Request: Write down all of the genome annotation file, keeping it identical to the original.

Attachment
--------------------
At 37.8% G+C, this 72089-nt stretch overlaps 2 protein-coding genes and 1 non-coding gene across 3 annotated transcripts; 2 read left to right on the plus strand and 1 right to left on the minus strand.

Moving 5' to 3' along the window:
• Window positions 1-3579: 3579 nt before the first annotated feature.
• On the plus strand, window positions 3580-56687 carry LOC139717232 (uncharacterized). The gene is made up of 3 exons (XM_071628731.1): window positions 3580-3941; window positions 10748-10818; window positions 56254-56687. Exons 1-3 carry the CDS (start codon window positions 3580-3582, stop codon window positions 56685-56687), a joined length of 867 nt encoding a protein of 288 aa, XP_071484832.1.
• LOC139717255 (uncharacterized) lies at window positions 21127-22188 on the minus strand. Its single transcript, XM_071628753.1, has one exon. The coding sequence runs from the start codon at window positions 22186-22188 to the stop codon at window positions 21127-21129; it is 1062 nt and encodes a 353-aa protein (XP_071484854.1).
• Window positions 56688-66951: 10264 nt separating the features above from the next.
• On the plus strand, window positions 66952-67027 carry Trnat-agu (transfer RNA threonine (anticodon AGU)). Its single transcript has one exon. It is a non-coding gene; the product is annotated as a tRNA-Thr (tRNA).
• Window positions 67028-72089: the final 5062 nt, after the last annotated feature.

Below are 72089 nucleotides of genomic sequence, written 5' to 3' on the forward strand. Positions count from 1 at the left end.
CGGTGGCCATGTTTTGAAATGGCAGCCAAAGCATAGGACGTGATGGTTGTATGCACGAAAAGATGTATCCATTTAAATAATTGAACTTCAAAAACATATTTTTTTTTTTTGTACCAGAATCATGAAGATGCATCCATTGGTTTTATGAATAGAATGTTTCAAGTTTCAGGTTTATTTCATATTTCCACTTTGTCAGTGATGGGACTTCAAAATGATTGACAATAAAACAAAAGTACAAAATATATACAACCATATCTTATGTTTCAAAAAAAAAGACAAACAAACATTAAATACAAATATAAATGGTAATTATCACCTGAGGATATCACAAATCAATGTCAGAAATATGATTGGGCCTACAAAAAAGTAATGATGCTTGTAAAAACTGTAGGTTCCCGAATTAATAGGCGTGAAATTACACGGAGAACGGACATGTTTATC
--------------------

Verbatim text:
At 37.8% G+C, this 72089-nt stretch overlaps 2 protein-coding genes and 1 non-coding gene across 3 annotated transcripts; 2 read left to right on the plus strand and 1 right to left on the minus strand.

Moving 5' to 3' along the window:
• Window positions 1-3579: 3579 nt before the first annotated feature.
• On the plus strand, window positions 3580-56687 carry LOC139717232 (uncharacterized). The gene is made up of 3 exons (XM_071628731.1): window positions 3580-3941; window positions 10748-10818; window positions 56254-56687. Exons 1-3 carry the CDS (start codon window positions 3580-3582, stop codon window positions 56685-56687), a joined length of 867 nt encoding a protein of 288 aa, XP_071484832.1.
• LOC139717255 (uncharacterized) lies at window positions 21127-22188 on the minus strand. Its single transcript, XM_071628753.1, has one exon. The coding sequence runs from the start codon at window positions 22186-22188 to the stop codon at window positions 21127-21129; it is 1062 nt and encodes a 353-aa protein (XP_071484854.1).
• Window positions 56688-66951: 10264 nt separating the features above from the next.
• On the plus strand, window positions 66952-67027 carry Trnat-agu (transfer RNA threonine (anticodon AGU)). Its single transcript has one exon. It is a non-coding gene; the product is annotated as a tRNA-Thr (tRNA).
• Window positions 67028-72089: the final 5062 nt, after the last annotated feature.

Below are 72089 nucleotides of genomic sequence, written 5' to 3' on the forward strand. Positions count from 1 at the left end.
CGGTGGCCATGTTTTGAAATGGCAGCCAAAGCATAGGACGTGATGGTTGTATGCACGAAAAGATGTATCCATTTAAATAATTGAACTTCAAAAACATATTTTTTTTTTTTGTACCAGAATCATGAAGATGCATCCATTGGTTTTATGAATAGAATGTTTCAAGTTTCAGGTTTATTTCATATTTCCACTTTGTCAGTGATGGGACTTCAAAATGATTGACAATAAAACAAAAGTACAAAATATATACAACCATATCTTATGTTTCAAAAAAAAAGACAAACAAACATTAAATACAAATATAAATGGTAATTATCACCTGAGGATATCACAAATCAATGTCAGAAATATGATTGGGCCTACAAAAAAGTAATGATGCTTGTAAAAACTGTAGGTTCCCGAATTAATAGGCGTGAAATTACACGGAGAACGGACATGTTTATC